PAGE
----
Author: Cinda Williams Chima
Series: Seven Realms, #1
Princess Raisa ana’ Marianna would like nothing more than the freedom to be anyone else than who she is. Destined to inherit the queendom from her mother, Raisa struggles to accept her destiny as the future ruler and the expectations of an arranged marriage. Han Alister is a former street thief struggling to support his mother and sister, but with his reputation and the trouble that always seems to follow him, finding a honest job may be the least of his worries. The conflict between clan members and wizards borne from a war started long ago by the infamous Demon King spills into both of these young people’s lives, throwing them together and sending them on a journey that will shape the Queendom of the Fells forever.
“The gloom on either side of the trail seemed to coalesce into gray shadows loping alongside her, their bodies compressing and extending…Raisa caught a glimpse of narrow lupine heads and amber eyes, tongues lolling over razor-sharp teeth, and then they disappeared.”
I found the two main characters, Raisa and Han, to be young and naive, and although one expects these two to coincide, I expected more out of this popular series. Raisa is every bit a fifteen-year-old girl and I don’t mean it as an insult. She can be careless with herself and others. She has a certain amount of arrogance that is either a result of her age or station, but probably a little of both. At times I didn’t like her choices, but reflecting on it now, I can’t say it means I disliked her. I sort of wanted to pat the girl on the head and say, “Oh, sweety, one day you’ll learn, but do keep your lips to yourself.”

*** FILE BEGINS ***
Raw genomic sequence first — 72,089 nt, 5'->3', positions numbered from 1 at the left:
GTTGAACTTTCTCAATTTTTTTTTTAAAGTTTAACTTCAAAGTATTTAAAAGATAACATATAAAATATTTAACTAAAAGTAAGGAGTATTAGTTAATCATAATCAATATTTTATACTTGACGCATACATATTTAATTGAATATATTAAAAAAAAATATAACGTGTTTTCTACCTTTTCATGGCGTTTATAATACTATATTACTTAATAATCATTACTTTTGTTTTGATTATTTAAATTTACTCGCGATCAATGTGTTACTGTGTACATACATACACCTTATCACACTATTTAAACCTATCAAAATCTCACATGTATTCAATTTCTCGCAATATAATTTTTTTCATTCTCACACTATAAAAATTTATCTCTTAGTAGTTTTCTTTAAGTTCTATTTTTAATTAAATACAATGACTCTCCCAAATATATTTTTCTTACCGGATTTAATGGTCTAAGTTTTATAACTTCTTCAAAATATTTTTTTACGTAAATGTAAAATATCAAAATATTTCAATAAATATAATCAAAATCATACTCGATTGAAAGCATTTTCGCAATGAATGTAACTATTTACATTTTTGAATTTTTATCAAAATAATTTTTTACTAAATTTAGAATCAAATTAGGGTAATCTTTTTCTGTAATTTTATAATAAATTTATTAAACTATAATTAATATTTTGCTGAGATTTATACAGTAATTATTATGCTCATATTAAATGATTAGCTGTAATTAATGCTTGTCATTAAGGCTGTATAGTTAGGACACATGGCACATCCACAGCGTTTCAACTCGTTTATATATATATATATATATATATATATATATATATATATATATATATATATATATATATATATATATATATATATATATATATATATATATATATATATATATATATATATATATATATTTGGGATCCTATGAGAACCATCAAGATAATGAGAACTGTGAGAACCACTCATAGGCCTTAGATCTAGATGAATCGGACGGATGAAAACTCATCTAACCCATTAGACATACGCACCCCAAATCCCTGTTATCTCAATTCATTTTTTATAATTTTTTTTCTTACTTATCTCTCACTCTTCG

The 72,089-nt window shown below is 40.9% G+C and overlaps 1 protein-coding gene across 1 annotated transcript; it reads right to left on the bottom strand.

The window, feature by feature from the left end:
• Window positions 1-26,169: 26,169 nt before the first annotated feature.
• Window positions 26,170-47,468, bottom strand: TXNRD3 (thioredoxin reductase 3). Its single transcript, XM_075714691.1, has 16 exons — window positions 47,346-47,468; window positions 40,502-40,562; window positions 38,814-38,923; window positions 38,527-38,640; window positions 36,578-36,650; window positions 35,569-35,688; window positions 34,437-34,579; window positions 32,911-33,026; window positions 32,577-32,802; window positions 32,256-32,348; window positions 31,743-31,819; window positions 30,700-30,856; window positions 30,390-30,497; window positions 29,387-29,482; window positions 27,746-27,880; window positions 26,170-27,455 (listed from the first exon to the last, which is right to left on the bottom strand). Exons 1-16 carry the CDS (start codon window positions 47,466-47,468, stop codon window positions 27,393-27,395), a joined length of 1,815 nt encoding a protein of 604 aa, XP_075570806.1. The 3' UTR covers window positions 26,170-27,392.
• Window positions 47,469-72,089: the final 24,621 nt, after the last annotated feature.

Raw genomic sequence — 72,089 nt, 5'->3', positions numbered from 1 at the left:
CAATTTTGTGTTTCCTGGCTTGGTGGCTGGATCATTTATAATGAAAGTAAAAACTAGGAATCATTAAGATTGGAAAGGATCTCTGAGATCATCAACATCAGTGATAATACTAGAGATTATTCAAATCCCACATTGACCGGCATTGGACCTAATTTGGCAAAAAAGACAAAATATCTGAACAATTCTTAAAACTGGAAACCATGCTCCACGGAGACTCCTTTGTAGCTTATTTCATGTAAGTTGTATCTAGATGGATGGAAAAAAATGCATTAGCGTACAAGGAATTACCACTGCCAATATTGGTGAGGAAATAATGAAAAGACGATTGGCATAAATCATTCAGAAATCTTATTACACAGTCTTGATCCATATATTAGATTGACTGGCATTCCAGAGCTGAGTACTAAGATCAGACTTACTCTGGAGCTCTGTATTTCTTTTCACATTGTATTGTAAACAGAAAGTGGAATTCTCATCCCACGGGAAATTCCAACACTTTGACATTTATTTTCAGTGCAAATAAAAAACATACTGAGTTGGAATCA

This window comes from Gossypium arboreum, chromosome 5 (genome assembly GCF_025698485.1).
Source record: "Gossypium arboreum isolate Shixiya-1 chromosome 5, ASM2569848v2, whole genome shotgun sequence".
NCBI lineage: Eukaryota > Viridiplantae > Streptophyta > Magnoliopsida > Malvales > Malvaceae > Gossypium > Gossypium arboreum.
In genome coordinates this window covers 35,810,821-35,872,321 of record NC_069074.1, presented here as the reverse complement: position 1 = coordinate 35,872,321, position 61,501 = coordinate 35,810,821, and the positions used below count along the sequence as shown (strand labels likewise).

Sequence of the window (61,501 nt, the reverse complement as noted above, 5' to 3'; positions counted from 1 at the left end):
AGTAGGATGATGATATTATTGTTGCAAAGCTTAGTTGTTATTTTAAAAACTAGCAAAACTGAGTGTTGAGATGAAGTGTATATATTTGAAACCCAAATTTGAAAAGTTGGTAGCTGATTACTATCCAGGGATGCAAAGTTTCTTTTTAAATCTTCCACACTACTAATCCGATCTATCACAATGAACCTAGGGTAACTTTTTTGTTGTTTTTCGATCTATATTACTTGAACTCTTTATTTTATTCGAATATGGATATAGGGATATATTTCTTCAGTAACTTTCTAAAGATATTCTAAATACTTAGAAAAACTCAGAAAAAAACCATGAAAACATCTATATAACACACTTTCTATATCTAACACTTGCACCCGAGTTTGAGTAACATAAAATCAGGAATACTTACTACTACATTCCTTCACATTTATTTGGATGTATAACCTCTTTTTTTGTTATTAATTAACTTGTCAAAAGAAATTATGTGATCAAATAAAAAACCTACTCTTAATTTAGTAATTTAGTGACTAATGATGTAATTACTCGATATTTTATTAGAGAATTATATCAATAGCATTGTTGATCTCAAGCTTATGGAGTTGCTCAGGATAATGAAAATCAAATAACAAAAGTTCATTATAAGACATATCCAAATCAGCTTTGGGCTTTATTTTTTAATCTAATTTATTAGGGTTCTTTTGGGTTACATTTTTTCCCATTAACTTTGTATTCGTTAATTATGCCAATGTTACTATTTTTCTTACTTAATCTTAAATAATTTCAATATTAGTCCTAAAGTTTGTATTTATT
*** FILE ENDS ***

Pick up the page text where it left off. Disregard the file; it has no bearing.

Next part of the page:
Han’s shyness is at first endearing, but became a little confusing when you learn what a seasoned criminal he is. A former leader of a street gang and possible heart breaker, Han’s past doesn’t for me scream naivety. I did admire Han’s drive to take care of his sister. I didn’t think either of the main characters exhibited enough character development and at times was a little put off by how often their thoughts strayed toward kisses, highlighting once again how young they are.
I expected more mature characters, but perhaps it is too much too soon. There is a lot of room for growth and I hope that Williams treated this book simply as a starting point for introducing her protagonists and her subsequent books in the series polish them up a bit. I think The Demon King has its audience, but I’m afraid I’m not part of it. The book did improve as it progresses and while I love big books, I think a shortened version would have been better.